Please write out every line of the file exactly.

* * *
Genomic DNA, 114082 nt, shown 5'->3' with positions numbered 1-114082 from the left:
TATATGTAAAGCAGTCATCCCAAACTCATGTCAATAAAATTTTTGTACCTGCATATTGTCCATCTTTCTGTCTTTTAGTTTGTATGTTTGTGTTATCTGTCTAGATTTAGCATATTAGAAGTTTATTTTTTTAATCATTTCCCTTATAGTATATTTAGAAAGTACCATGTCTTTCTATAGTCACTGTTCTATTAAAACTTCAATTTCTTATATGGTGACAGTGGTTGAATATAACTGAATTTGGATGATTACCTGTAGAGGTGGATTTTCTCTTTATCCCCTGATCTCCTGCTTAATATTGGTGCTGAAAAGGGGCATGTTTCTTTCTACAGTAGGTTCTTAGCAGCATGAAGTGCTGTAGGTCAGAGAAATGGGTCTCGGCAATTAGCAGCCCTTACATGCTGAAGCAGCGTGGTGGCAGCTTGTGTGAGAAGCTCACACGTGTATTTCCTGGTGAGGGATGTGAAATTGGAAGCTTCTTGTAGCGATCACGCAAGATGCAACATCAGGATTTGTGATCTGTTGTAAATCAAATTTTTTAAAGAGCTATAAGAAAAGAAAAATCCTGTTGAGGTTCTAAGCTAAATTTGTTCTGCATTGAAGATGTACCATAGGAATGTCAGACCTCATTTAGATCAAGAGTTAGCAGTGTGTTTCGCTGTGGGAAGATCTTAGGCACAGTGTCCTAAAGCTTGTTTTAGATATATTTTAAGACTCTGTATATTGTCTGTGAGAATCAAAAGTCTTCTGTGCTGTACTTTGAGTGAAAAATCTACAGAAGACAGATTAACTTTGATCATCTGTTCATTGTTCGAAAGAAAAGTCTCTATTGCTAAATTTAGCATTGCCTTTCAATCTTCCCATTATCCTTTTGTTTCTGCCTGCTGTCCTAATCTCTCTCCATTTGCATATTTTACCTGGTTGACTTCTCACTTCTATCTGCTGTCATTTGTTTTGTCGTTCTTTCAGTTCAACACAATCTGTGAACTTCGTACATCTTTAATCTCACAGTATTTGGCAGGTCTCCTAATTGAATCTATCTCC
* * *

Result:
Genomic DNA, 114082 nt, shown 5'->3' with positions numbered 1-114082 from the left:
TATATGTAAAGCAGTCATCCCAAACTCATGTCAATAAAATTTTTGTACCTGCATATTGTCCATCTTTCTGTCTTTTAGTTTGTATGTTTGTGTTATCTGTCTAGATTTAGCATATTAGAAGTTTATTTTTTTAATCATTTCCCTTATAGTATATTTAGAAAGTACCATGTCTTTCTATAGTCACTGTTCTATTAAAACTTCAATTTCTTATATGGTGACAGTGGTTGAATATAACTGAATTTGGATGATTACCTGTAGAGGTGGATTTTCTCTTTATCCCCTGATCTCCTGCTTAATATTGGTGCTGAAAAGGGGCATGTTTCTTTCTACAGTAGGTTCTTAGCAGCATGAAGTGCTGTAGGTCAGAGAAATGGGTCTCGGCAATTAGCAGCCCTTACATGCTGAAGCAGCGTGGTGGCAGCTTGTGTGAGAAGCTCACACGTGTATTTCCTGGTGAGGGATGTGAAATTGGAAGCTTCTTGTAGCGATCACGCAAGATGCAACATCAGGATTTGTGATCTGTTGTAAATCAAATTTTTTAAAGAGCTATAAGAAAAGAAAAATCCTGTTGAGGTTCTAAGCTAAATTTGTTCTGCATTGAAGATGTACCATAGGAATGTCAGACCTCATTTAGATCAAGAGTTAGCAGTGTGTTTCGCTGTGGGAAGATCTTAGGCACAGTGTCCTAAAGCTTGTTTTAGATATATTTTAAGACTCTGTATATTGTCTGTGAGAATCAAAAGTCTTCTGTGCTGTACTTTGAGTGAAAAATCTACAGAAGACAGATTAACTTTGATCATCTGTTCATTGTTCGAAAGAAAAGTCTCTATTGCTAAATTTAGCATTGCCTTTCAATCTTCCCATTATCCTTTTGTTTCTGCCTGCTGTCCTAATCTCTCTCCATTTGCATATTTTACCTGGTTGACTTCTCACTTCTATCTGCTGTCATTTGTTTTGTCGTTCTTTCAGTTCAACACAATCTGTGAACTTCGTACATCTTTAATCTCACAGTATTTGGCAGGTCTCCTAATTGAATCTATCTCC